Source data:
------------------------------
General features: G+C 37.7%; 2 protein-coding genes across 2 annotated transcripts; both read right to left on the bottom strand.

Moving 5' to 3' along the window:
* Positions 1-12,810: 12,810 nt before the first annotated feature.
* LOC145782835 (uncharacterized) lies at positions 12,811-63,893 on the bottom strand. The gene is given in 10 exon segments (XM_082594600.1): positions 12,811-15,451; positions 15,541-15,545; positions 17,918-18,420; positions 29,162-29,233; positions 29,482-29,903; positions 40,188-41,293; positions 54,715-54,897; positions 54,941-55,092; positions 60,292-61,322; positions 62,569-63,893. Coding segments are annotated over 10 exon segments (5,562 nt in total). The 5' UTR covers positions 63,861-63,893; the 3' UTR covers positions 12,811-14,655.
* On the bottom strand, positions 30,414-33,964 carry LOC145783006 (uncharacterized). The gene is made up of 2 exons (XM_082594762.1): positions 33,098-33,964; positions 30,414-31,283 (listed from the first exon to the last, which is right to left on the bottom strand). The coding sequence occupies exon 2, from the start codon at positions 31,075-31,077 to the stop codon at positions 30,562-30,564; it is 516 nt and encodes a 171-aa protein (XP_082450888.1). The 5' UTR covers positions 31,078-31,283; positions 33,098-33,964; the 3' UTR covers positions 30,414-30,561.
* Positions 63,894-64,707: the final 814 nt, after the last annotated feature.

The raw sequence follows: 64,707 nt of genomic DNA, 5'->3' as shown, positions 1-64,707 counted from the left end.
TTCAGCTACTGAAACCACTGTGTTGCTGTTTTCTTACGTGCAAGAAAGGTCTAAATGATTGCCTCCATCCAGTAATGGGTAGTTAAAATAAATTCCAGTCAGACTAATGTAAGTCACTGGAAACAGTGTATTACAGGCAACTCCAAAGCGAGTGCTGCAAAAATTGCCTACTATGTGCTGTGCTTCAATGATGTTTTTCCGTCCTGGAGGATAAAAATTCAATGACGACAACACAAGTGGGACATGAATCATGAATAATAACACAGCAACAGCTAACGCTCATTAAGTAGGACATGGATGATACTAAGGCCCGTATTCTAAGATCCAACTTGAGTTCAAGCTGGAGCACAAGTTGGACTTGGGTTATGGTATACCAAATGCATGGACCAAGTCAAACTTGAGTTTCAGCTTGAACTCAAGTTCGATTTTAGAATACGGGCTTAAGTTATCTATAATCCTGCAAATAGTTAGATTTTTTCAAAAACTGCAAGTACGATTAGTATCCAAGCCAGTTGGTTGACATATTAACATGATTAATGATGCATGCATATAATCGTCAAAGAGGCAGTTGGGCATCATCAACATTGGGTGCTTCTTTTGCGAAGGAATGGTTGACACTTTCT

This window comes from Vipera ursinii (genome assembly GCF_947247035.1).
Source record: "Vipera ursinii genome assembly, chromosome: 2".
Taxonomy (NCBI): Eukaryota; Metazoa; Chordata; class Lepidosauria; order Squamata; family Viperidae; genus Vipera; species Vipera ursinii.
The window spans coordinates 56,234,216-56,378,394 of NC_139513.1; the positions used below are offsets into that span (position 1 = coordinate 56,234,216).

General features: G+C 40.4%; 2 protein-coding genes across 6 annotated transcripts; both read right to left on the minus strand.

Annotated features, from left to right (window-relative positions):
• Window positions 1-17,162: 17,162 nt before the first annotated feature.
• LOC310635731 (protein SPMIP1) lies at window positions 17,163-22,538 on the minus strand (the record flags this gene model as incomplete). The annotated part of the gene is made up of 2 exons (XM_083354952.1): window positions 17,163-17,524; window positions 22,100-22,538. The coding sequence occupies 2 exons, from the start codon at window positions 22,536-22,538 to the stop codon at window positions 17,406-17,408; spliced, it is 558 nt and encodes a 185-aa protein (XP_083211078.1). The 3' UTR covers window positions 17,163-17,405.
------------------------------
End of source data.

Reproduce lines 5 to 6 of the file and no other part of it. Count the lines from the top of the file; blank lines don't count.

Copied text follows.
* On the bottom strand, positions 30,414-33,964 carry LOC145783006 (uncharacterized). The gene is made up of 2 exons (XM_082594762.1): positions 33,098-33,964; positions 30,414-31,283 (listed from the first exon to the last, which is right to left on the bottom strand). The coding sequence occupies exon 2, from the start codon at positions 31,075-31,077 to the stop codon at positions 30,562-30,564; it is 516 nt and encodes a 171-aa protein (XP_082450888.1). The 5' UTR covers positions 31,078-31,283; positions 33,098-33,964; the 3' UTR covers positions 30,414-30,561.
* Positions 63,894-64,707: the final 814 nt, after the last annotated feature.